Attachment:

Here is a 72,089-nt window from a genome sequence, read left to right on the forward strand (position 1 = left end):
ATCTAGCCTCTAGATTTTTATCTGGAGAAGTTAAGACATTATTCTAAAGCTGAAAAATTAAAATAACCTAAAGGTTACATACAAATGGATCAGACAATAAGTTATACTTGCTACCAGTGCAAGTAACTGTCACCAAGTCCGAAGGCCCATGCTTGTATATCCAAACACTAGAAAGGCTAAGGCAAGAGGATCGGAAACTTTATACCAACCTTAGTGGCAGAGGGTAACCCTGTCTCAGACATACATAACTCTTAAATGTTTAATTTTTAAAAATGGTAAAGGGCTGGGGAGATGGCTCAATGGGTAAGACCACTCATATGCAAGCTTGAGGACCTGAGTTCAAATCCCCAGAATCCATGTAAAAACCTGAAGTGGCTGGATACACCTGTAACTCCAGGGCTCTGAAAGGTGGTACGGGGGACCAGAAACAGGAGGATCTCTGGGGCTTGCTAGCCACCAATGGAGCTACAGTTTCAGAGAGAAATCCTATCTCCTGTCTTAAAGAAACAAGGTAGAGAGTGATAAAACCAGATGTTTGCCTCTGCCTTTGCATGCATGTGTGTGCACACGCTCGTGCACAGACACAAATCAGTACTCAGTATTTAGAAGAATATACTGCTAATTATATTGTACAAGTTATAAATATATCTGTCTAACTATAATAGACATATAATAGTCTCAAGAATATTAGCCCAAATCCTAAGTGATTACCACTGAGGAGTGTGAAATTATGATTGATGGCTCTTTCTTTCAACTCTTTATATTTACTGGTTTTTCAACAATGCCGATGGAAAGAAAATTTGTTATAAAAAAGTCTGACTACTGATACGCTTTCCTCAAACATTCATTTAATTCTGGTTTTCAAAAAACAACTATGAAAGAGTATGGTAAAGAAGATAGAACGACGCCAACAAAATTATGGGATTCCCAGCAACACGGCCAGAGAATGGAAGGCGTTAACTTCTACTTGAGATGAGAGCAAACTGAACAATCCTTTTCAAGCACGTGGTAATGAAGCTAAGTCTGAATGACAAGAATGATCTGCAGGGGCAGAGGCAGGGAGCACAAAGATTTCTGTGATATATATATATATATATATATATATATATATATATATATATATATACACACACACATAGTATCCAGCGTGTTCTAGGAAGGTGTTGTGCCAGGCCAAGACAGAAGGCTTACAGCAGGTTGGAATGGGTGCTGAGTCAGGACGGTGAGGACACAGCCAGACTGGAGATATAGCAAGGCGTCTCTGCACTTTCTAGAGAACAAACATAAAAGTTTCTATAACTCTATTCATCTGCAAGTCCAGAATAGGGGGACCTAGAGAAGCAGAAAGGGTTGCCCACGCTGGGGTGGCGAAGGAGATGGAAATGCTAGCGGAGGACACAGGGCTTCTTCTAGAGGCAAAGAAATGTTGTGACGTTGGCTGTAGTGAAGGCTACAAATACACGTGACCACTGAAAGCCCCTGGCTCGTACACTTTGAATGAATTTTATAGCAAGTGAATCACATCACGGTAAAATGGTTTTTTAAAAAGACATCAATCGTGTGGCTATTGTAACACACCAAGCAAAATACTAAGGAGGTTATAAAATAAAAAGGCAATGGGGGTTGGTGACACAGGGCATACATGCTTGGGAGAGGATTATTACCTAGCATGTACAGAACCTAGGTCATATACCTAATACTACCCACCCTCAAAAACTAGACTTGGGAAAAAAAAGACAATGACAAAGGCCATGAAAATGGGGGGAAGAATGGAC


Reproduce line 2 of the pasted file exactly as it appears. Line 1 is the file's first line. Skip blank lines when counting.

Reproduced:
ATCTAGCCTCTAGATTTTTATCTGGAGAAGTTAAGACATTATTCTAAAGCTGAAAAATTAAAATAACCTAAAGGTTACATACAAATGGATCAGACAATAAGTTATACTTGCTACCAGTGCAAGTAACTGTCACCAAGTCCGAAGGCCCATGCTTGTATATCCAAACACTAGAAAGGCTAAGGCAAGAGGATCGGAAACTTTATACCAACCTTAGTGGCAGAGGGTAACCCTGTCTCAGACATACATAACTCTTAAATGTTTAATTTTTAAAAATGGTAAAGGGCTGGGGAGATGGCTCAATGGGTAAGACCACTCATATGCAAGCTTGAGGACCTGAGTTCAAATCCCCAGAATCCATGTAAAAACCTGAAGTGGCTGGATACACCTGTAACTCCAGGGCTCTGAAAGGTGGTACGGGGGACCAGAAACAGGAGGATCTCTGGGGCTTGCTAGCCACCAATGGAGCTACAGTTTCAGAGAGAAATCCTATCTCCTGTCTTAAAGAAACAAGGTAGAGAGTGATAAAACCAGATGTTTGCCTCTGCCTTTGCATGCATGTGTGTGCACACGCTCGTGCACAGACACAAATCAGTACTCAGTATTTAGAAGAATATACTGCTAATTATATTGTACAAGTTATAAATATATCTGTCTAACTATAATAGACATATAATAGTCTCAAGAATATTAGCCCAAATCCTAAGTGATTACCACTGAGGAGTGTGAAATTATGATTGATGGCTCTTTCTTTCAACTCTTTATATTTACTGGTTTTTCAACAATGCCGATGGAAAGAAAATTTGTTATAAAAAAGTCTGACTACTGATACGCTTTCCTCAAACATTCATTTAATTCTGGTTTTCAAAAAACAACTATGAAAGAGTATGGTAAAGAAGATAGAACGACGCCAACAAAATTATGGGATTCCCAGCAACACGGCCAGAGAATGGAAGGCGTTAACTTCTACTTGAGATGAGAGCAAACTGAACAATCCTTTTCAAGCACGTGGTAATGAAGCTAAGTCTGAATGACAAGAATGATCTGCAGGGGCAGAGGCAGGGAGCACAAAGATTTCTGTGATATATATATATATATATATATATATATATATATATATATATATATACACACACACATAGTATCCAGCGTGTTCTAGGAAGGTGTTGTGCCAGGCCAAGACAGAAGGCTTACAGCAGGTTGGAATGGGTGCTGAGTCAGGACGGTGAGGACACAGCCAGACTGGAGATATAGCAAGGCGTCTCTGCACTTTCTAGAGAACAAACATAAAAGTTTCTATAACTCTATTCATCTGCAAGTCCAGAATAGGGGGACCTAGAGAAGCAGAAAGGGTTGCCCACGCTGGGGTGGCGAAGGAGATGGAAATGCTAGCGGAGGACACAGGGCTTCTTCTAGAGGCAAAGAAATGTTGTGACGTTGGCTGTAGTGAAGGCTACAAATACACGTGACCACTGAAAGCCCCTGGCTCGTACACTTTGAATGAATTTTATAGCAAGTGAATCACATCACGGTAAAATGGTTTTTTAAAAAGACATCAATCGTGTGGCTATTGTAACACACCAAGCAAAATACTAAGGAGGTTATAAAATAAAAAGGCAATGGGGGTTGGTGACACAGGGCATACATGCTTGGGAGAGGATTATTACCTAGCATGTACAGAACCTAGGTCATATACCTAATACTACCCACCCTCAAAAACTAGACTTGGGAAAAAAAAGACAATGACAAAGGCCATGAAAATGGGGGGAAGAATGGAC